## [edit] Iterator

A huge part of the algorithm will consist in enumerating all the x coordinates there is in a segment while iterating along the vertical axis (y). This kind of job is perfectly handled using Digital Differential Analyzer (DDA). A brief explanation about DDA can be found here, the version we will be using here is slightly different. Given two points (x1, y1) and (x2, y2), iterate between y1 and y2 (1 step increment), and linearly interpolate the corresponding x value. Therefore, we can define the following functions/datatype:

<<Iter structure>>=typedefstructIter_t Iter;structIter_t{Iter * next;intx, y, err, sx, rem, quot;intdx, dy, xe, ye;};<<DDA helper functions>>=staticvoidInitDDA(Iter * iter,intxs,intxe,intys,intye,intcy){/* Pre-condition: ye > ys */ div_t q = div(iter->dx = xe - xs, iter->dy = ye - ys); iter->y = ys; iter->ye = ye; iter->x = xs; iter->xe = xe; iter->err = iter->dy >> 1; iter->rem = abs(q.rem); iter->quot = q.quot; iter->sx = (xs < xe ? 1 : -1);if(cy > ys) /* Clipping */{q = div((cy - ys) * iter->dx, iter->dy); iter->x = xs + q.quot; iter->y = cy; iter->err = iter->dy - q.rem + (iter->dy >> 1);}}staticinlinevoidIterDDA(Iter * iter){iter->y ++; iter->x += iter->quot; iter->err -= iter->rem;if(iter->err <= 0) iter->x += iter->sx, iter->err += iter->dy;}#define ISDDAEND(iter) ((iter).y >= (iter).ye)

The extra `cy`

parameter for `InitDDA()`

is used for vertical clipping. The interpolated value will be stored in `Iter.x`

.

## [edit] Segment sorting

Before starting the rasterization process, we need to sort the segment according to their lowest y coordinate. We will use a simple sort insertion algorithm, although with a bit more code we could have used the standard function `qsort()`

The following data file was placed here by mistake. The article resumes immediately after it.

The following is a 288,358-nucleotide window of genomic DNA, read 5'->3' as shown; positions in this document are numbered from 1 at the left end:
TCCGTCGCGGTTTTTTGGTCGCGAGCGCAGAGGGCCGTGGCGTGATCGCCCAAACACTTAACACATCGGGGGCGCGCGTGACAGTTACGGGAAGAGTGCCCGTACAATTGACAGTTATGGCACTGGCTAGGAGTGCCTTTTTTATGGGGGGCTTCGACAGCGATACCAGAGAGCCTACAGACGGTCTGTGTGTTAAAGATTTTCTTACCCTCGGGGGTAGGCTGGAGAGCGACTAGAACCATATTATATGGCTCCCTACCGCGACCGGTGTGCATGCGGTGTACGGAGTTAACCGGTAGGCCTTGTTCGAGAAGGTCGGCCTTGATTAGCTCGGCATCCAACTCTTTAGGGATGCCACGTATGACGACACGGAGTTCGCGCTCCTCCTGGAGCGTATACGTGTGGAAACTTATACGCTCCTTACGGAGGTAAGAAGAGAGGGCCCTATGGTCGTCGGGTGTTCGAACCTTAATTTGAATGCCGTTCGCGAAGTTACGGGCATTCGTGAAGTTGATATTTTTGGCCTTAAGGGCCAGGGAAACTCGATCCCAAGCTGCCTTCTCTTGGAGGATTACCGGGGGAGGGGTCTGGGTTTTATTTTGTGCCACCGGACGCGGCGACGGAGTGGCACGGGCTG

from `<stdlib.h>`

.

<<PolyVertex datatype>>=typedefstructPolyVertex_t * PolyVertex;structPolyVertex_t{intx1, y1;intx2, y2;};<<Segment sorting>>=PolyVertex vertex, v;inti, y, yend, vcnt, w; DATA16 scanline; w = img->width; scanline = malloc(cnt *sizeof*vertex + w * 2);if(scanline == NULL)return0; vertex = (PolyVertex) (scanline + w); /* Sort vertex according to increasing y coordinate */for(i = 0, yend = 0, vcnt = 0; i < cnt; i += 2){PolyVertex_t vtx;int* sec = i + 2 < cnt ? pts + i + 2 : pts;if(pts[i+1] == sec[1])continue; /* Horizontal line = skip */ /* Be sure y1 < y2 */if(pts[i+1] < sec[1]) vtx.x1 = pts[i], vtx.x2 = sec[0], vtx.y1 = pts[i+1], vtx.y2 = sec[1];elsevtx.x1 = sec[0], vtx.x2 = pts[i], vtx.y1 = sec[1], vtx.y2 = pts[i+1]; /* Vertical clipping */if(vtx.y2 < 0 || vtx.y1 >= (img->height<<BPP))continue; /* Sort insert */for(y = 0, v = vertex; y < vcnt && vtx.y1 > v->y1; y ++, v ++);if(y < vcnt) memmove(v+1, v, (vcnt-y) *sizeof*v); *v = vtx; vcnt ++;if(vtx.y2 > yend) yend = vtx.y2;}if(yend > (img->height<<BPP)) yend = img->height<<BPP;

`scanline`

is a memory buffer we will need in the rasterization process. We allocate this buffer at the same time, just to avoid some extra boiler-plate code. `yend`

will be used to track when the last scanline has been processed.

## [edit] Complete algorithm

## [edit] Drawing line segment

## [edit] Sample test program

## [edit] Drawing polygon path

Download code |